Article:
The fishy "tail" of the axolotlsRegeneration of a limb, 2007 Villiard et al; licensee BioMed Central Ltd.

One of the Axolotls unique adaptation is the capability of regenerating lost body parts.  These amphibians have found a special role in scientific and medical facilities for studies involving regeneration.

Showing the external gills of the axolotls, found in a public domain


Unlike most salamanders, axolotls do not leave the water.  Breathing takes place through the skin and three feathery gill structures that are located on either side of the head. If an axolotls spends long periods of time in shallow water, their gills may be absorbed and they can begin using their lungs on land. However, if Axolotls are in deep water, they will keep their gills.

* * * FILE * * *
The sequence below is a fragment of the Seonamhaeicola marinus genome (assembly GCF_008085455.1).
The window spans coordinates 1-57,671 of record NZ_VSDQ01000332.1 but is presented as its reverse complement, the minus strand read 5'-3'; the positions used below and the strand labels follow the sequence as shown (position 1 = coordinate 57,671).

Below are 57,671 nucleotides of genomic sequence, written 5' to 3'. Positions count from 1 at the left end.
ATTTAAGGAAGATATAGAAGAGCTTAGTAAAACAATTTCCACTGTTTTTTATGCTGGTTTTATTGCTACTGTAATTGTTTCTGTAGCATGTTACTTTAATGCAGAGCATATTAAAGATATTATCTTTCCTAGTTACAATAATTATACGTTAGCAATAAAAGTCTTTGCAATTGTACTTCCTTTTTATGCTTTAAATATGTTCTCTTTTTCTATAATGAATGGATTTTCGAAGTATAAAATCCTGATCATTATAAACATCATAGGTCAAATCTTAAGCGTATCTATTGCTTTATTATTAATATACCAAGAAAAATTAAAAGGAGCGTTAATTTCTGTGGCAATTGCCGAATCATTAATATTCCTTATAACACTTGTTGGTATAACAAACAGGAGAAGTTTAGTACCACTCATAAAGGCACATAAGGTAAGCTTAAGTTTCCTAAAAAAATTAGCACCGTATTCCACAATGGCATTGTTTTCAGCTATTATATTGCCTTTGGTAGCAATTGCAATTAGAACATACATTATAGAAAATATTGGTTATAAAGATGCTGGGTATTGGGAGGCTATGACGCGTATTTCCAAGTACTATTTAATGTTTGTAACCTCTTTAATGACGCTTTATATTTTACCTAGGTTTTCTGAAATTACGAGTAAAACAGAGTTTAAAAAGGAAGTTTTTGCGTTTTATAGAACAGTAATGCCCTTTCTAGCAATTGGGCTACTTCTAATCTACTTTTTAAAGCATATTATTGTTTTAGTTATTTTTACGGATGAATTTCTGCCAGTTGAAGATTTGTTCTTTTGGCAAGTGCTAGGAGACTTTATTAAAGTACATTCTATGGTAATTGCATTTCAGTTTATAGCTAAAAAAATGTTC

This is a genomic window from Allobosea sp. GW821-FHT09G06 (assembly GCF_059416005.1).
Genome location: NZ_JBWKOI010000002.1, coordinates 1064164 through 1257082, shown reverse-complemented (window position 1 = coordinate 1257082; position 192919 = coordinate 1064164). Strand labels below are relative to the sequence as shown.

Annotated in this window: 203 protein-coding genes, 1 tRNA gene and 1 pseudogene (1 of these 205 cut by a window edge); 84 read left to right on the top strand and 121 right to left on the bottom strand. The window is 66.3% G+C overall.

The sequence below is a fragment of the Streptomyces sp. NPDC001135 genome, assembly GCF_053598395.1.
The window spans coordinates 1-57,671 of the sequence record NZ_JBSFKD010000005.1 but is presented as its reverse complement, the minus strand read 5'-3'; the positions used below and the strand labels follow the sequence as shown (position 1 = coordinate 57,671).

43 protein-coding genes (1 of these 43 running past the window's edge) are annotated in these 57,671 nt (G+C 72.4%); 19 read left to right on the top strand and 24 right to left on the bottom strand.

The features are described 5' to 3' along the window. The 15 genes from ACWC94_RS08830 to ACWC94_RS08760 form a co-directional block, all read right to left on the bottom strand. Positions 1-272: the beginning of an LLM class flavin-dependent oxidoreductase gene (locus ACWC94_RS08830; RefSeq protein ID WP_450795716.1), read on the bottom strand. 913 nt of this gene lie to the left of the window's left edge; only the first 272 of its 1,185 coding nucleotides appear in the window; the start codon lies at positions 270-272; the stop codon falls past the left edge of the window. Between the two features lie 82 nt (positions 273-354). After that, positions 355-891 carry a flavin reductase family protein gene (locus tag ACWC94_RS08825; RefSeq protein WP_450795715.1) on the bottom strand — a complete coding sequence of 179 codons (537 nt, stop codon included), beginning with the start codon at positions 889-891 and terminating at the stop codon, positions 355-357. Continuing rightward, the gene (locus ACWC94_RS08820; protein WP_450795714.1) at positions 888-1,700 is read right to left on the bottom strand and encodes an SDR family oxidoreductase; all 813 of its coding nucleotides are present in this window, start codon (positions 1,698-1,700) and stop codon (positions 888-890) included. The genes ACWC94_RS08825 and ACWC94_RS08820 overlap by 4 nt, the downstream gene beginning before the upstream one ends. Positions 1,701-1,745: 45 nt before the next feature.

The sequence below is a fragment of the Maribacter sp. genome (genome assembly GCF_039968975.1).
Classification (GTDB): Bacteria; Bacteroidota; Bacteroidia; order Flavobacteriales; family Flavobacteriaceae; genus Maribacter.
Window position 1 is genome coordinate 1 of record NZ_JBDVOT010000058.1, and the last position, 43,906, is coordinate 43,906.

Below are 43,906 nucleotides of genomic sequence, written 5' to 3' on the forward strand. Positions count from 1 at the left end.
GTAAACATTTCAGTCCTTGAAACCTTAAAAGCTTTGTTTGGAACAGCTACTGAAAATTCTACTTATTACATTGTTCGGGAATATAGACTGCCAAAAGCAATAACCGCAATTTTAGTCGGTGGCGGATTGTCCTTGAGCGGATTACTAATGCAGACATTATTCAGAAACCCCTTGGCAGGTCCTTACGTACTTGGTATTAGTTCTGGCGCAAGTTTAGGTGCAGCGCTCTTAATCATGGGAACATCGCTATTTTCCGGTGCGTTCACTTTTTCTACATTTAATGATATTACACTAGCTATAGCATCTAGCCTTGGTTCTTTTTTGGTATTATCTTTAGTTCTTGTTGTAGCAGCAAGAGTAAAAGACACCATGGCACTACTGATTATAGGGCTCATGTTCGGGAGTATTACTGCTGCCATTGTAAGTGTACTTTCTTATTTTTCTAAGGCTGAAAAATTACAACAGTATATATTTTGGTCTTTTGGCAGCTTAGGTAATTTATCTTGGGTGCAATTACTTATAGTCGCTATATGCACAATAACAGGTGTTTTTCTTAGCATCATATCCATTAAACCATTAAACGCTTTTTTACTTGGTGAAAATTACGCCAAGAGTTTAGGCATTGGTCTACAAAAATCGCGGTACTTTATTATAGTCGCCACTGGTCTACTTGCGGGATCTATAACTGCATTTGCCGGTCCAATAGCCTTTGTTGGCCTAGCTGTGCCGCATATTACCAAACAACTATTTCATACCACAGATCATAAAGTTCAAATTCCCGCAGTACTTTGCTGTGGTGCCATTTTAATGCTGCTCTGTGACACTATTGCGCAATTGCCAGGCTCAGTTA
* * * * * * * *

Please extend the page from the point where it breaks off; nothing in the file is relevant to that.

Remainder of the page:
Swimming Axolotls, Brett M. Christensen


Axolotls have also had to adapt their means of transportation because of their aquatic life.  By a process called neoteny, the inability to metamorphosize from larva to an adult, the Axolotls is able to retain its larval tail.  This, along with having four limbs, improves mobility.


Other adaptations have come due to a mutation in the pigment gene ofAssorted Axolotls, Dr. John Clare, the Axolotls.  Due to this mutation a variety of colors and patterns can be seen in captivity such as grey, brown, golden albino, white albino and black (wild-type).  This mutation is another reason why scientists are using the Axolotls as a model organism.  Other model organims include Drosophila melanogaster, Saccharomyces cerevisiae, and Escherichia coli.